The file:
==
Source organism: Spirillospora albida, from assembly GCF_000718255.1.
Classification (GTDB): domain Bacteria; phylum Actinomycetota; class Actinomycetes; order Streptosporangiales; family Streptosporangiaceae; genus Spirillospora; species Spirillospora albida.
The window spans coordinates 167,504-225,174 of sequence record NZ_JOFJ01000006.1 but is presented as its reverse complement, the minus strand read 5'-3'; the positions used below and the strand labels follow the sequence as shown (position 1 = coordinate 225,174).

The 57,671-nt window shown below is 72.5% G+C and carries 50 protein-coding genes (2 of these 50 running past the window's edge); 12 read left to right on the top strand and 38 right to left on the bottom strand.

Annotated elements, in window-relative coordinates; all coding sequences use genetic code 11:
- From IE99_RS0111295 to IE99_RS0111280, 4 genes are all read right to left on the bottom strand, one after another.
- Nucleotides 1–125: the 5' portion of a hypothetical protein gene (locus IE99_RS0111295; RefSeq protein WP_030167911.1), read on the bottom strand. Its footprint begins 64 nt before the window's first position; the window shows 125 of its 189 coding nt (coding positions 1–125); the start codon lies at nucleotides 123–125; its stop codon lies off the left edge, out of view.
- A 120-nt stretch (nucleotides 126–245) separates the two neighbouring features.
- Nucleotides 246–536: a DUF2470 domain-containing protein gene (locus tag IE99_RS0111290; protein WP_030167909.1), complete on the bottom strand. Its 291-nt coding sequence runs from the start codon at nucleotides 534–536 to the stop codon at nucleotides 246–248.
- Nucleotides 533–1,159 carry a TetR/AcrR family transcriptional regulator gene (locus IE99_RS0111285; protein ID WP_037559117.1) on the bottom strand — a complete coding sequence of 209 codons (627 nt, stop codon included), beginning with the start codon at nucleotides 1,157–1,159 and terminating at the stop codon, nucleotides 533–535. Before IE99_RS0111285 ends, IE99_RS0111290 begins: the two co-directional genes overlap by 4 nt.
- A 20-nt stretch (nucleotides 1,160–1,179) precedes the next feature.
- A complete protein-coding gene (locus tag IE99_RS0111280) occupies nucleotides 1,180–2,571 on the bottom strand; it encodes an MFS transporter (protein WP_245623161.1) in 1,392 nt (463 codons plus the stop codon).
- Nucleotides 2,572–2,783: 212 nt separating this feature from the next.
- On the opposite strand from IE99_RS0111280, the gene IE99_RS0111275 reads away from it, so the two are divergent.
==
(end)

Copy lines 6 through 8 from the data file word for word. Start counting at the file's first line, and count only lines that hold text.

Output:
- From IE99_RS0111295 to IE99_RS0111280, 4 genes are all read right to left on the bottom strand, one after another.
- Nucleotides 1–125: the 5' portion of a hypothetical protein gene (locus IE99_RS0111295; RefSeq protein WP_030167911.1), read on the bottom strand. Its footprint begins 64 nt before the window's first position; the window shows 125 of its 189 coding nt (coding positions 1–125); the start codon lies at nucleotides 123–125; its stop codon lies off the left edge, out of view.
- A 120-nt stretch (nucleotides 126–245) separates the two neighbouring features.